Gunners Garage

SAY "CHEESE IT" TO MICE

In old cops-and-robber movies, “cheese it” meant “get out of here.” I haven’t heard that expression in years and I wish I could say the same about stories of mice ruining historic cars. It’s a shame to see the damage the little varmints can do when collectors store vehicles without taking precautions.
The best way to mouse-proof a car is to mouse-proof the building the car is in. Make sure it a “rat guard” – a barrier that goes around the bottom of the structure and into the ground. Rat guards are designed to keep pests from tunneling in.
Fill in spaces on the bottom of the walls with a foam that hardens or steel wool. Keep doors and windows sealed as tightly as possible. Use gaskets to seal openings for utility lines.
Keep food out of your building . . . and your cars. An army of mice travels on its stomach. If there’s nothing for them to eat, you win the war. Vacuum the interior. Remove crumbs and food scraps. Shampoo the carpets so they are squeaky clean and fresh smelling.
Mouse traps and poisons come in a variety of forms at various prices. They work, but remember that traps baited with cheese and poisons like those blue-green pellets are designed to attract mice, then kill them. Not attracting mice is a better plan of action.
Cats kill mice, but cats can also cause damage to cars or stink them Cats also require cat food that mice will eat.
Mice usually enter cars by running up the tires. If the vehicle is stored without tires, it is harder for them to get in. Removing the tires and using jack stands will also keep the tires from developing flat spots.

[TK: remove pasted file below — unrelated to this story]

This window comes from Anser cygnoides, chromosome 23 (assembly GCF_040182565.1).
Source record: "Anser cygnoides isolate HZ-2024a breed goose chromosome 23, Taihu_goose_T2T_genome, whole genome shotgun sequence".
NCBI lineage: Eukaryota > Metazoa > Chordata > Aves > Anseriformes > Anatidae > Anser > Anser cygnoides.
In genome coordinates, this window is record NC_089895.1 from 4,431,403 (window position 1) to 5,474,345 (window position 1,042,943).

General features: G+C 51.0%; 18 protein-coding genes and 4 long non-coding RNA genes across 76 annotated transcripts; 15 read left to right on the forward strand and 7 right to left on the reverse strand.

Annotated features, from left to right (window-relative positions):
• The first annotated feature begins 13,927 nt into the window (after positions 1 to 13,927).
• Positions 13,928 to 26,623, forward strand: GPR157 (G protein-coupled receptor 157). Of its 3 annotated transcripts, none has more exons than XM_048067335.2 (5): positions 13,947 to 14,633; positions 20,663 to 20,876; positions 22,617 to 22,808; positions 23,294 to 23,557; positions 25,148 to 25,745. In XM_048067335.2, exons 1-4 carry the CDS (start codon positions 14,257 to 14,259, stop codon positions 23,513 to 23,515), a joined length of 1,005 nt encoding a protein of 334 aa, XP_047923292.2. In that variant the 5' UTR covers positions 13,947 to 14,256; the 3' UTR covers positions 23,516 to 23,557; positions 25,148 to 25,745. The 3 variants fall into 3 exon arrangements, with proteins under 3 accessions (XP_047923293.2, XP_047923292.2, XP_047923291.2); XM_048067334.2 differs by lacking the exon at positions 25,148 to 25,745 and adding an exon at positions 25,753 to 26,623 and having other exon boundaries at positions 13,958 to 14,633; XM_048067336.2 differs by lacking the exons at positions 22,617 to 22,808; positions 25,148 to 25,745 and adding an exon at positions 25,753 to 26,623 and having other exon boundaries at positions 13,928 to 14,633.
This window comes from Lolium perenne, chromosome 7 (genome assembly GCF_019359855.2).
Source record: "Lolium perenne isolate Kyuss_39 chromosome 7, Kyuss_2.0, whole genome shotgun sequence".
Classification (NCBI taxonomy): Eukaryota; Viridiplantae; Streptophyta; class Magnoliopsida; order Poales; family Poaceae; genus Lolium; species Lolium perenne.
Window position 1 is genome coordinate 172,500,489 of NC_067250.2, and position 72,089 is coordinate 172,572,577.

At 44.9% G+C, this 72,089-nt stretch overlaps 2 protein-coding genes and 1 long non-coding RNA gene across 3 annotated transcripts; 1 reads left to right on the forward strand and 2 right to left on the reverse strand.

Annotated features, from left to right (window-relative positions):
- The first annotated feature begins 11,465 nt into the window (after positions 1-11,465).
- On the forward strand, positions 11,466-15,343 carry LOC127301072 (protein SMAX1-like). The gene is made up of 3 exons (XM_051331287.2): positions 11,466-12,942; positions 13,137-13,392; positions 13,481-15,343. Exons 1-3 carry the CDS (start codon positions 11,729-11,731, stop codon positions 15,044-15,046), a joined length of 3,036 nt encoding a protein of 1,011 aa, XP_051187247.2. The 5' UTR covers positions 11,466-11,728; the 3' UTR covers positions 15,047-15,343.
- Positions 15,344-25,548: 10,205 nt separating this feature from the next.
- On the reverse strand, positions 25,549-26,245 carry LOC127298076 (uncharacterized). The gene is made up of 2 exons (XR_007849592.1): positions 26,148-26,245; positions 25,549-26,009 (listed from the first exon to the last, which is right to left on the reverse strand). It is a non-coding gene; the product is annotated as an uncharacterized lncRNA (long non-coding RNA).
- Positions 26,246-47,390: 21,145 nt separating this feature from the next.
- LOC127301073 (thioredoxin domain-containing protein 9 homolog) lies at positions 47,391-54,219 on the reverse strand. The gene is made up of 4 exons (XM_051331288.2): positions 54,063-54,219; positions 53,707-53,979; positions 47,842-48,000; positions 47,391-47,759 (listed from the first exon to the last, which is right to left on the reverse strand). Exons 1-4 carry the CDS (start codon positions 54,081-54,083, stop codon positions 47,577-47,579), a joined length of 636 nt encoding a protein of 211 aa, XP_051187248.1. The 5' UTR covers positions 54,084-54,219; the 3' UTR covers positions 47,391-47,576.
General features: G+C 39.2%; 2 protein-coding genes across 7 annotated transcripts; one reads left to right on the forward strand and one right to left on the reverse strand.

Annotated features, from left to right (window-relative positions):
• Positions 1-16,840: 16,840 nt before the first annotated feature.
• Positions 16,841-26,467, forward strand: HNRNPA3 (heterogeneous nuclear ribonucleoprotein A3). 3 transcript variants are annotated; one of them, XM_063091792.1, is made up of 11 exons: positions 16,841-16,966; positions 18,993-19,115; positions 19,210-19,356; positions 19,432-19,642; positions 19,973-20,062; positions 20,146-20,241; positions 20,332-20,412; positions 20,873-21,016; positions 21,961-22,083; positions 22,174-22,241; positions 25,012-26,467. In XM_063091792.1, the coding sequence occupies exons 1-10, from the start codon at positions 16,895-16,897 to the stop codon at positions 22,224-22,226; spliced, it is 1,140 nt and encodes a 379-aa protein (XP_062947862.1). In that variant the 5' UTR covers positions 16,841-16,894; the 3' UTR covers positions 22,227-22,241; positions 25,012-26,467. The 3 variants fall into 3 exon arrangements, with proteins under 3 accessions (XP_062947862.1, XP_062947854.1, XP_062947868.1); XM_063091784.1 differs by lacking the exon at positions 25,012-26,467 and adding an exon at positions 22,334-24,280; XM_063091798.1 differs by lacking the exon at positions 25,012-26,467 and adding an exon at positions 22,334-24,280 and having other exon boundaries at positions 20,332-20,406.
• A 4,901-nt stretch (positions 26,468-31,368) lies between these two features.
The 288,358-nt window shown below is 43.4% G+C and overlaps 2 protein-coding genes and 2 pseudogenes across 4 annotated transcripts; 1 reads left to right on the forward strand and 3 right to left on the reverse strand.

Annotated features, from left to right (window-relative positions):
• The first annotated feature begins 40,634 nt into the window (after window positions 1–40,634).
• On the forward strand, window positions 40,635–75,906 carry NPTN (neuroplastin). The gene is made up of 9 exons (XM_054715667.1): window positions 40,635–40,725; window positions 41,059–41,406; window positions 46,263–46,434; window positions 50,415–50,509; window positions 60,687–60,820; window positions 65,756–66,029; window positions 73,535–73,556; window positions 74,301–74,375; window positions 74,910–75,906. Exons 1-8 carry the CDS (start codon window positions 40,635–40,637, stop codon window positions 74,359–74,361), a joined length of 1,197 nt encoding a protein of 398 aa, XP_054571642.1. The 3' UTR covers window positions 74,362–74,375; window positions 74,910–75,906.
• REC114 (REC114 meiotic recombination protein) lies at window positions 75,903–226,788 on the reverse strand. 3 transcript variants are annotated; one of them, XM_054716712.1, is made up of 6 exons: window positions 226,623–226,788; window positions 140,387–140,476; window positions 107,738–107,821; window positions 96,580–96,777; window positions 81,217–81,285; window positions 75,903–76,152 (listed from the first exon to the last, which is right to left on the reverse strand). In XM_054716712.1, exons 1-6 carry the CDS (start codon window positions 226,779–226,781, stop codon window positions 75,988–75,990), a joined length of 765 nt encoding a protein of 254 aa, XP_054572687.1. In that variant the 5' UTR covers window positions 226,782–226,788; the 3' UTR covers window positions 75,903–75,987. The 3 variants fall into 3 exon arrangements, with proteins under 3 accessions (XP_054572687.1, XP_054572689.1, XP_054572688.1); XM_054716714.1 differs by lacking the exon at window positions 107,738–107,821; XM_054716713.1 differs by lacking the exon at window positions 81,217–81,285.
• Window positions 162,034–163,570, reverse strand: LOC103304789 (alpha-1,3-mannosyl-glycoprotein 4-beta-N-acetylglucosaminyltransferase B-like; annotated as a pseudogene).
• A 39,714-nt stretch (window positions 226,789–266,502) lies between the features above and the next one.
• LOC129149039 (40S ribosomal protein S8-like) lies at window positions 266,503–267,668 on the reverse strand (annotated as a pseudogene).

Mice commonly nest in the engine compartment, interior and trunk. Mice are drawn to warm engines of heater motors. Often you will find nests in the frame rail nearest the radiator. Mice will eat electrical wires and spark plug wires. Recently, one Studebaker collector hit on a simple way to keep an engine bay mouse-free – raise the hood. After he inadvertently left his hood up, his mouse problem went away. Mice like it dark. With the hood open, light got in.
Mice can enter cars through openings for pedals, steering columns and shifters. If you can tape such openings, mice will find it harder to get inside. Leave the sun visors in the down position or mice may nest under them and chew through the headliner. Use screening if you want to keep the windows slightly open for circulation.
Mice usually get into trunks through the rear seat. They can’t get in if you seal the openings. Some cars have drain holes in the spare tire well that should be taped over.
Mothballs can be placed on the floor around the car, but leave no gaps. You can also place mothballs or scented soap in a cake pan inside the car to keep mice away. In spring, the mothball smell can be removed by putting a Yankee Candle under the car seat on a hot day.
Cacoon-style bags seal the whole car. One type is a big plastic sack. You drive the car in and zip it up. A second type is a plastic bubble supported by a curtain of air. The air pump draws little current and promotes better airflow. Both bags work well if you use them properly. You must be very careful not to trap moisture in a zipper bag. The air-curtain type requires electricity.
Spot check the car every couple of weeks for signs of mice. If you see droppings or notice a mouse smell, you’ll first have to get rid of the mice. Then you’ll need to remedy the problem of the mice getting in the car.

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